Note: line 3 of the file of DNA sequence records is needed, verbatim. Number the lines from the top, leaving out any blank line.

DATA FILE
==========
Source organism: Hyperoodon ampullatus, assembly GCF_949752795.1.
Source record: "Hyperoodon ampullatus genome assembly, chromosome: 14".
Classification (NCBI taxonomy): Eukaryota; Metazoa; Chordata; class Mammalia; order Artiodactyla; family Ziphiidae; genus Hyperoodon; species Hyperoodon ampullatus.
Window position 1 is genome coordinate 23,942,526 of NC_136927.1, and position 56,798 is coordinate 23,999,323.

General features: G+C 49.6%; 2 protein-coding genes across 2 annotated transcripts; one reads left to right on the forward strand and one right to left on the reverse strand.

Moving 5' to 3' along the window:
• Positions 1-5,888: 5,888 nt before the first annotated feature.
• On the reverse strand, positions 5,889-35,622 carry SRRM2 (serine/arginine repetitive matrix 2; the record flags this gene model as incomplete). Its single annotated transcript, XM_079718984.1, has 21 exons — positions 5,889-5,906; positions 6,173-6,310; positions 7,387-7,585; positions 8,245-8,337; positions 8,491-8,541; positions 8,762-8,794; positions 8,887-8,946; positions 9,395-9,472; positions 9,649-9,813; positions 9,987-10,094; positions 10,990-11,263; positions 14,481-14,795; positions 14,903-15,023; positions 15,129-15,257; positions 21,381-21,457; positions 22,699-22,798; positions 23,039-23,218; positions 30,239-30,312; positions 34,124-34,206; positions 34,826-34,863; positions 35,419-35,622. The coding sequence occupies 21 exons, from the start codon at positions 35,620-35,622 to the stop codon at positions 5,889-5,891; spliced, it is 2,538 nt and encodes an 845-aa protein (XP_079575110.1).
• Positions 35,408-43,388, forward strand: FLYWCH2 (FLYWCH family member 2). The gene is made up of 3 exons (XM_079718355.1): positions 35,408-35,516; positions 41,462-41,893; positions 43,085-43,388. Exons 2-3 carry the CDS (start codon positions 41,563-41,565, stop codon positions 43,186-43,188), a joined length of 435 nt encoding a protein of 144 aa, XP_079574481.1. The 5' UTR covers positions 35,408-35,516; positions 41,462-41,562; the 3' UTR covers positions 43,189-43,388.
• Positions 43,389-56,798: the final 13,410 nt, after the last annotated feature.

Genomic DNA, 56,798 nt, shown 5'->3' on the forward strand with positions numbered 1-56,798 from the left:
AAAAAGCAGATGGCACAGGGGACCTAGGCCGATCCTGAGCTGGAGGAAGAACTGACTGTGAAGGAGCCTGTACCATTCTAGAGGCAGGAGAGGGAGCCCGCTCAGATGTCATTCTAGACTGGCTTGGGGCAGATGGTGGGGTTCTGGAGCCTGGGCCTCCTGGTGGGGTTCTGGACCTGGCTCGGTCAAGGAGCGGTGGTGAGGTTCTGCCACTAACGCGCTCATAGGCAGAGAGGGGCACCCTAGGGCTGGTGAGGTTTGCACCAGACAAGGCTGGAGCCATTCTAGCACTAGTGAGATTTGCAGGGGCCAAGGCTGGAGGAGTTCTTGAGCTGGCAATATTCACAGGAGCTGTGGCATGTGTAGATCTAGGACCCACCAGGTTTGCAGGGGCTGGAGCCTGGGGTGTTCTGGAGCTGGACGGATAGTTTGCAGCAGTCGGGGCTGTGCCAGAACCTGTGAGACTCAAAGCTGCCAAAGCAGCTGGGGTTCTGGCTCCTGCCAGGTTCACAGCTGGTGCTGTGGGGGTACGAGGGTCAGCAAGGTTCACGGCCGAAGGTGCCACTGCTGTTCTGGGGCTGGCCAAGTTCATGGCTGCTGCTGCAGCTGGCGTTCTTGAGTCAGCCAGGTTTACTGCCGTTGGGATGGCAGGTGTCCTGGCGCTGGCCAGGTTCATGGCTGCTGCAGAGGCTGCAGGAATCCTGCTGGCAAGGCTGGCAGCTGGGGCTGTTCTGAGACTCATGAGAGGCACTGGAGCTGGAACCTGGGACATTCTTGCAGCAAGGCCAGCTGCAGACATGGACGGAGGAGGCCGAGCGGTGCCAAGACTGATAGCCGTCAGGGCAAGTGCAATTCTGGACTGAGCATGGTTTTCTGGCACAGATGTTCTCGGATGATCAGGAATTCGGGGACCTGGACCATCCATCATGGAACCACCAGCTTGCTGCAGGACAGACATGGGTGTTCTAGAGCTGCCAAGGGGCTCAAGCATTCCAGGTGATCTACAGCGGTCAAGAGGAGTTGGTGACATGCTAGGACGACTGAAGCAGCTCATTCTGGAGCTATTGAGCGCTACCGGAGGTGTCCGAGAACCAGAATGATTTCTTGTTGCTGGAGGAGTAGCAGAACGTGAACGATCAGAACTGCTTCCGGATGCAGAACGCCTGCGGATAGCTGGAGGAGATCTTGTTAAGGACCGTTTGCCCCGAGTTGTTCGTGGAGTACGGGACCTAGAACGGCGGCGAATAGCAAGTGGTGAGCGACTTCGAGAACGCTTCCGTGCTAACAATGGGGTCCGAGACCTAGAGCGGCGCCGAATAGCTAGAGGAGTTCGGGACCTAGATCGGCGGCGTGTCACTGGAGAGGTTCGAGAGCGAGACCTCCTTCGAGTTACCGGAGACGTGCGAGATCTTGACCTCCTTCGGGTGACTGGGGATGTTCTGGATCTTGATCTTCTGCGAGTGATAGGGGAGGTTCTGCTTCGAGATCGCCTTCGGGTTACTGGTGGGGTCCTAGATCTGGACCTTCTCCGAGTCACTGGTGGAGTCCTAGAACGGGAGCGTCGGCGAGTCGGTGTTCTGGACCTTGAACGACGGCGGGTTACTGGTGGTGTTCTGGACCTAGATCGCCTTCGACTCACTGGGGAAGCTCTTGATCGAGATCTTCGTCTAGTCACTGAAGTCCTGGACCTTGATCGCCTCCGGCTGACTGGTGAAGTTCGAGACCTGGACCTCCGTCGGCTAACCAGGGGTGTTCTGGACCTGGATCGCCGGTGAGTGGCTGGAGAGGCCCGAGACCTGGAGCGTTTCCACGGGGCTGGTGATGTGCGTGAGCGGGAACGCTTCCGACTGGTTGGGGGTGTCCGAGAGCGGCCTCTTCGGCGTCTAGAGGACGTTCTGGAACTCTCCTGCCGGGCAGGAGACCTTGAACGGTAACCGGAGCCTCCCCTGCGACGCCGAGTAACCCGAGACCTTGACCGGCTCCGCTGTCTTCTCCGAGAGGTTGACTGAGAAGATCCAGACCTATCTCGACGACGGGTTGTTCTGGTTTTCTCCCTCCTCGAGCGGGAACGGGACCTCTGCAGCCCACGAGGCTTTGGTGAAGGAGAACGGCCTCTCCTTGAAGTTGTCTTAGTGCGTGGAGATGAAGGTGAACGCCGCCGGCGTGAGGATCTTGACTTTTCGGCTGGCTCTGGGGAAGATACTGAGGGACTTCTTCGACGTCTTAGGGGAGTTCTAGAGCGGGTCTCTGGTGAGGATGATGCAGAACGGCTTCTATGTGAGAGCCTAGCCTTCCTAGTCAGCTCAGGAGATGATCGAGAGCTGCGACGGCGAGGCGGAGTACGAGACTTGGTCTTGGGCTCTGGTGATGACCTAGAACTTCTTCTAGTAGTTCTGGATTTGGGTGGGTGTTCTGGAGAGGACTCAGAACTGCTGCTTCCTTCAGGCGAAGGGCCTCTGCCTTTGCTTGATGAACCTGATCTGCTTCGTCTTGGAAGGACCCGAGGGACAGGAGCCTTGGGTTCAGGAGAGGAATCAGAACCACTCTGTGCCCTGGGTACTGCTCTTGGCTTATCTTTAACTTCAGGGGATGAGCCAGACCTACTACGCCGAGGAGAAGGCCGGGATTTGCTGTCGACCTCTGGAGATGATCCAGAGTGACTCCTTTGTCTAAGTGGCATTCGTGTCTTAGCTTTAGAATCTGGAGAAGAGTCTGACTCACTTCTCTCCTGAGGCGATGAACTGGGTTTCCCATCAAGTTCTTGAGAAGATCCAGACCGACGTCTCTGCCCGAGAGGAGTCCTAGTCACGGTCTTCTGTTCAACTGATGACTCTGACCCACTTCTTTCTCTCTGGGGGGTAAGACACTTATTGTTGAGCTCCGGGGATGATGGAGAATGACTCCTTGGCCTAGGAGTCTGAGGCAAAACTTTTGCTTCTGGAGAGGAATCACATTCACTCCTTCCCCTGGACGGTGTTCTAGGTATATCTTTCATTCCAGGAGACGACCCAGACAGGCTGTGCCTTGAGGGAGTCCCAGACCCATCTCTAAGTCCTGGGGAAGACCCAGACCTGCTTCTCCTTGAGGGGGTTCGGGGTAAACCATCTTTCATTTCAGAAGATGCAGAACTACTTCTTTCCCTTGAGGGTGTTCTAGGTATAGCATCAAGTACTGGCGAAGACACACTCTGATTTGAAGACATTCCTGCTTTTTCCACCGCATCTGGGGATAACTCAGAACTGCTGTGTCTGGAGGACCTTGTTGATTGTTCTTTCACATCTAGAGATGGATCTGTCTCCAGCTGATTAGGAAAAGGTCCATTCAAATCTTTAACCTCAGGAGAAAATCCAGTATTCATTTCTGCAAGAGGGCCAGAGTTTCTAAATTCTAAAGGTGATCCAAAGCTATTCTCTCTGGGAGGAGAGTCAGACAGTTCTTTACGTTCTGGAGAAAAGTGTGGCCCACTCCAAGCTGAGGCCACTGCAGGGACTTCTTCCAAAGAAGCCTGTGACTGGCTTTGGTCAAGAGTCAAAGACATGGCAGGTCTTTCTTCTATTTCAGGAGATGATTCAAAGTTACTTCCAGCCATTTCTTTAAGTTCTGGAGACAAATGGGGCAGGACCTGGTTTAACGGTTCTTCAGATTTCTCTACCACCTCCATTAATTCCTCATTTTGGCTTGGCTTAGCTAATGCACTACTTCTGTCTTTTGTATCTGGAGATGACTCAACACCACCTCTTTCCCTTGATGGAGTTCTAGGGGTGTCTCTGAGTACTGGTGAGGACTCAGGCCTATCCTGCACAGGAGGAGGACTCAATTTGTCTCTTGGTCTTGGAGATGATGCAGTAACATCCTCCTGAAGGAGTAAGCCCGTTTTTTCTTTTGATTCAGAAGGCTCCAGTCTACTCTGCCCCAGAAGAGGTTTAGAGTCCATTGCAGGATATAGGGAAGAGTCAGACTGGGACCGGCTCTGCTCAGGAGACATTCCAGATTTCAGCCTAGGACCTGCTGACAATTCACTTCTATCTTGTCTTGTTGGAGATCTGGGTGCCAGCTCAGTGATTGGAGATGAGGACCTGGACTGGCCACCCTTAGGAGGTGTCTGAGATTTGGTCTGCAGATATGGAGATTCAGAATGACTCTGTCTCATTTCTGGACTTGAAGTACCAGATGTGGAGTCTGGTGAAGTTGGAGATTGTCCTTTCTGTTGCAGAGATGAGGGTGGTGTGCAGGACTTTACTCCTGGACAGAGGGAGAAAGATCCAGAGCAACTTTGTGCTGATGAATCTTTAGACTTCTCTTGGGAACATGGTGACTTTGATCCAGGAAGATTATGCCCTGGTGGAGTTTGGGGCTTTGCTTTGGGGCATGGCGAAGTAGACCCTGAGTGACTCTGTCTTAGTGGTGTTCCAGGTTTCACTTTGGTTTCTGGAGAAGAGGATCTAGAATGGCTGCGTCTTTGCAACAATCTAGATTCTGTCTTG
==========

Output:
Classification (NCBI taxonomy): Eukaryota; Metazoa; Chordata; class Mammalia; order Artiodactyla; family Ziphiidae; genus Hyperoodon; species Hyperoodon ampullatus.